MAGA Hat-Wearing Teens Mock Native American Elder at Indigenous Rights Rally

Update: In the day since the original video was posted, more videos have surfaces showing the full context of the event, shedding a somewhat different light on the incident. While it does appear that the students were indeed mocking the native elder, it seems that the encounter was far more complex than originally reported.

For nearly an hour prior to their encounter with the natives, the students were being harassed by an extremist hate group know as the Black Hebrews or Black Israelites. The students were taunted with racist and homophobic slurs, and responded with various chants, until the native march came between the two clashing groups, adding more confusion to the situation. An in-depth analysis of all the video footage was published on Medium by Colin J Mason. CNN also conducted an interview with the boy at the center of the controversy to get his side of the story.

On Friday the Indigenous Peoples March took place in Washington D.C., raising awareness about native causes. The march, which involved a large alliance of Native American tribes, was the first of its kind since the American Indian Movement of the 1960s and 1870s.

Sadly, the struggles that these groups were seeking to raise awareness about were overshadowed by the antics of a few teenagers who clashed with the marchers.

A group of teenagers from Covington Catholic School in Kentucky mocked march participants and attempted to block them from continuing on their route. Many of the teens captured in video of the incident can be seen wearing Trump’s famous “Make America Great Again” hats.

The teens were reportedly in town for the annual anti-abortion March for Life event.

One teen, in particular, can be seen directly blocking Nathan Phillips, who was drumming at the time.

When the Omaha elder came face to face with the counter-protesters, he continued to beat on his drum and sing as they attempted to block his path, while smirking and staring, an act that many observed deemed provocative.

A representative from The Roman Catholic Diocese of Covington confirmed the teens were from the Kentucky school and issued a statement saying:

“We condemn the actions of the Covington Catholic High School students towards Nathan Phillips specifically, and Native Americans in general. The matter is being investigated and we will take appropriate action, up to and including expulsion.”

At least one student from another school, Owensboro Catholic School can be heard in the video saying, “land gets stolen all the time, it’s how it works.”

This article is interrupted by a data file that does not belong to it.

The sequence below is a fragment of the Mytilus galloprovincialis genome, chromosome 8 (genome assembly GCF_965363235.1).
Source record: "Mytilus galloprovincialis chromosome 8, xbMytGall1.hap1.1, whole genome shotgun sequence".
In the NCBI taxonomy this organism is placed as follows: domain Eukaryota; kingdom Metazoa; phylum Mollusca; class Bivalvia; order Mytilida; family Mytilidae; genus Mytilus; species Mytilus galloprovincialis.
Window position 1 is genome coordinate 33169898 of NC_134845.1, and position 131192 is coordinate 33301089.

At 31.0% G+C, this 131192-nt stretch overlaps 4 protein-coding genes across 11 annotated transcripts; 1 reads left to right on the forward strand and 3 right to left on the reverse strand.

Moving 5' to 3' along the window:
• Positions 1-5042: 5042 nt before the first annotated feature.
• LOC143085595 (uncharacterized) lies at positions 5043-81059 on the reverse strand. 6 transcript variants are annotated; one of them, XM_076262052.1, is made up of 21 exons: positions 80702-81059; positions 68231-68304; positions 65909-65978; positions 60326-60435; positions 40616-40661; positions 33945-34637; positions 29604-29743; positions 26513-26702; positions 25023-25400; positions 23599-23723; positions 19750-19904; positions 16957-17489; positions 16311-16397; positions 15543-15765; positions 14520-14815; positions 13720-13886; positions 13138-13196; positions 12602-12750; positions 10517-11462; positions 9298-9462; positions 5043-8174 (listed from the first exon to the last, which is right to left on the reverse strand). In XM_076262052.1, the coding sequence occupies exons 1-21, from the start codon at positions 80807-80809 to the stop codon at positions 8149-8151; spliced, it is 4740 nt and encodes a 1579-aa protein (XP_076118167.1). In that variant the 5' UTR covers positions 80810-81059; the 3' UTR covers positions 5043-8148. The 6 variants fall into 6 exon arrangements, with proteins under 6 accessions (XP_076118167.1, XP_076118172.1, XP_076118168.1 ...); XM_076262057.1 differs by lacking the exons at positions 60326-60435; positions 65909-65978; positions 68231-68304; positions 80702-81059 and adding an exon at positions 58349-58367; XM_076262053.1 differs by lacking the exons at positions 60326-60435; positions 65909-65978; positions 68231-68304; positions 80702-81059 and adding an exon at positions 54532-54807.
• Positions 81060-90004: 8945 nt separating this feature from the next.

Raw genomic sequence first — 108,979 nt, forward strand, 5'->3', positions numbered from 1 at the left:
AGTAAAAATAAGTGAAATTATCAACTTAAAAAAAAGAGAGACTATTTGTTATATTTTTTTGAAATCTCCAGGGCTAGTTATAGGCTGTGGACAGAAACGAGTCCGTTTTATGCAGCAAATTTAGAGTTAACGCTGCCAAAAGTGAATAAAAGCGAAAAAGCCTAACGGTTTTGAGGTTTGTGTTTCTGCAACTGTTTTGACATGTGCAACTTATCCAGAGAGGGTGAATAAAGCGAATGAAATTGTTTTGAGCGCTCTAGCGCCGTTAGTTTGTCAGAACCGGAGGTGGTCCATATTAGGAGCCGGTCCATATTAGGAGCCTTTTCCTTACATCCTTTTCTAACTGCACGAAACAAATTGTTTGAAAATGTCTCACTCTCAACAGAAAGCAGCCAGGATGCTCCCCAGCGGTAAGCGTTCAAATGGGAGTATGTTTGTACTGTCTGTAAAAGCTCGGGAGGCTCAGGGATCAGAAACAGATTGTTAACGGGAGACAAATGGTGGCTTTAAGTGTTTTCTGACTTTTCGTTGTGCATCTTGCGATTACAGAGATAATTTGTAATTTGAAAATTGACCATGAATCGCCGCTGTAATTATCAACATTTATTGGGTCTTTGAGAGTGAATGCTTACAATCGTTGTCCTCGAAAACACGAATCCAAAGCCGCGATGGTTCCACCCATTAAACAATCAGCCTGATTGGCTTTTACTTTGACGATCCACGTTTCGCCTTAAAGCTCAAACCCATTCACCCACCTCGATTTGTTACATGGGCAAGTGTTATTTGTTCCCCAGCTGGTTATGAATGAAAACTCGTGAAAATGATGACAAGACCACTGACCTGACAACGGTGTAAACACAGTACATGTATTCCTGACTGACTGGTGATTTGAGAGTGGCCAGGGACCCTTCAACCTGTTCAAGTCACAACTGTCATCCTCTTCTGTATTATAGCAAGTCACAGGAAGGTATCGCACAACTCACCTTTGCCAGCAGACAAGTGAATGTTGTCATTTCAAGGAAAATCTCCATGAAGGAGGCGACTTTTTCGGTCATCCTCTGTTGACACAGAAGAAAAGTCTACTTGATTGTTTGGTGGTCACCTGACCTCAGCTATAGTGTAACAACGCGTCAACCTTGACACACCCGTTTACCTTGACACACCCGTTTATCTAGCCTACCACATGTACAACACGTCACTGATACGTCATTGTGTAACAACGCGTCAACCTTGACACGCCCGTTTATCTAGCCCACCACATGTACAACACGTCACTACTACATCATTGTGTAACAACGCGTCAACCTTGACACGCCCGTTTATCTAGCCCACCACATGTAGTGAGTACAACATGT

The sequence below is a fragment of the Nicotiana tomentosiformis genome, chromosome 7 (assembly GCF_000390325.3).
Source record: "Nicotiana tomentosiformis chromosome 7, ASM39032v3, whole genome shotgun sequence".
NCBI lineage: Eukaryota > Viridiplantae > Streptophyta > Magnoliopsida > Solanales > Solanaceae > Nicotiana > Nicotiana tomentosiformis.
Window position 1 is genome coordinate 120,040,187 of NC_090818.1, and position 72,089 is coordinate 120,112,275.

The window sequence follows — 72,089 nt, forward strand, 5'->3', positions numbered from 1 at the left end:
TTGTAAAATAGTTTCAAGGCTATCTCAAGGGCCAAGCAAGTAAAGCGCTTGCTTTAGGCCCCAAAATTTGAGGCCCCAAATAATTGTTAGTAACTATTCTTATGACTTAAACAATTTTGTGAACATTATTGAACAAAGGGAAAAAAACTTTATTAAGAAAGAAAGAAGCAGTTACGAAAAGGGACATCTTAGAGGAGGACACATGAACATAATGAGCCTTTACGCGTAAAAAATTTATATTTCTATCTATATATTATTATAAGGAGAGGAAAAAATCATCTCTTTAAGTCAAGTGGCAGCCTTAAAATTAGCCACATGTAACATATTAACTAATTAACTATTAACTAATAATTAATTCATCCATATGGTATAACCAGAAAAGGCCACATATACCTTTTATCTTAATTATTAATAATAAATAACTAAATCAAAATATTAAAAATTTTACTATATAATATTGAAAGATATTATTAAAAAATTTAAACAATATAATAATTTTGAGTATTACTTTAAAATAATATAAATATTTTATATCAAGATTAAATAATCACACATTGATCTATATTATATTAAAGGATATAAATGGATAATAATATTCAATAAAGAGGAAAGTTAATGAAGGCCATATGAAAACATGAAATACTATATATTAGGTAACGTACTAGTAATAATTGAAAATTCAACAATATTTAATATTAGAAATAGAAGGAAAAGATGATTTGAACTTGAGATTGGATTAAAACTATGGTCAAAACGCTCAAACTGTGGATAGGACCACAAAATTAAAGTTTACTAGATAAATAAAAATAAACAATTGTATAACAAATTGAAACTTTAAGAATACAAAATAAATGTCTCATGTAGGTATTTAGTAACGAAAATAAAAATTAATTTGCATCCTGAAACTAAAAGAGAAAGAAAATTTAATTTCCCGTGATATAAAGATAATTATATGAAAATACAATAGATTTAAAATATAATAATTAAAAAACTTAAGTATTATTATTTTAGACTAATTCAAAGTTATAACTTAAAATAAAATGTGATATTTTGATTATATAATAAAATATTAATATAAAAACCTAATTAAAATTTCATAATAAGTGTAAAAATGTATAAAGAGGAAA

Tom Lilly, president of Owensboro Catholic Schools, defended the actions of his student, saying that:

“Was that comment any more than a cynical remark? I hate for a kid to have made a flippant remark and get lumped in with Covington Catholic. If the kid hadn’t had an Owensboro sweatshirt on it wouldn’t be an issue, but he did. He’s a good kid and I hate this.”

“It was getting ugly, and I was thinking: ‘I’ve got to find myself an exit out of this situation and finish my song at the Lincoln Memorial. I started going that way, and that guy in the hat stood in my way and we were at an impasse. He just blocked my way and wouldn’t allow me to retreat,Phillips said.

A video of Phillips’ response was posted to Twitter on Saturday:

“I heard them saying ‘build that wall, build that wall. This is indigenous land, you’re not supposed to have walls here. We never did for a millennia. We never had a prison; we always took care of our elders, took care of our children, always provided for them, taught them right from wrong. I wish I could see that energy … put that energy to making this country really, really great,” Phillips said.

In an op-ed published on Saturday, Covington Mayor Joe Meyer said that the events in the video were “disturbing, discouraging, and – frankly – appalling.” He added:

The point is that because of the actions of people who live in Northern Kentucky, our region is being challenged again to examine our core identities, values, and beliefs. No, we’re not perfect. More progress needs to be made, and we will continue to work diligently on making it. In the meantime, Covington is proud of being a welcoming city where bigotry, discrimination and hatred will not be tolerated.”

Phillips is a well known Native American elder who has spent time fighting oil pipelines including the Keystone XL Pipeline and Dakota Access Pipeline and has garnered significant support on social media since video of the incident went viral.

Nathan PhillipsOmaha ElderVietnam Veteran Former director of the Native Youth Alliance Keeper of a sacred…

Posted by Indigenous Life Movement on Saturday, January 19, 2019

Phillips has also appeared in a popular music video:

In a country where the current president pokes fun at the native ancestry (or lack thereof) of fellow elected officials, it is no wonder young people feel empowered to do what these teens did on Friday. According to multiple witness accounts and despite the obvious tension, it should be noted that Phillip kept his cool during the incident.

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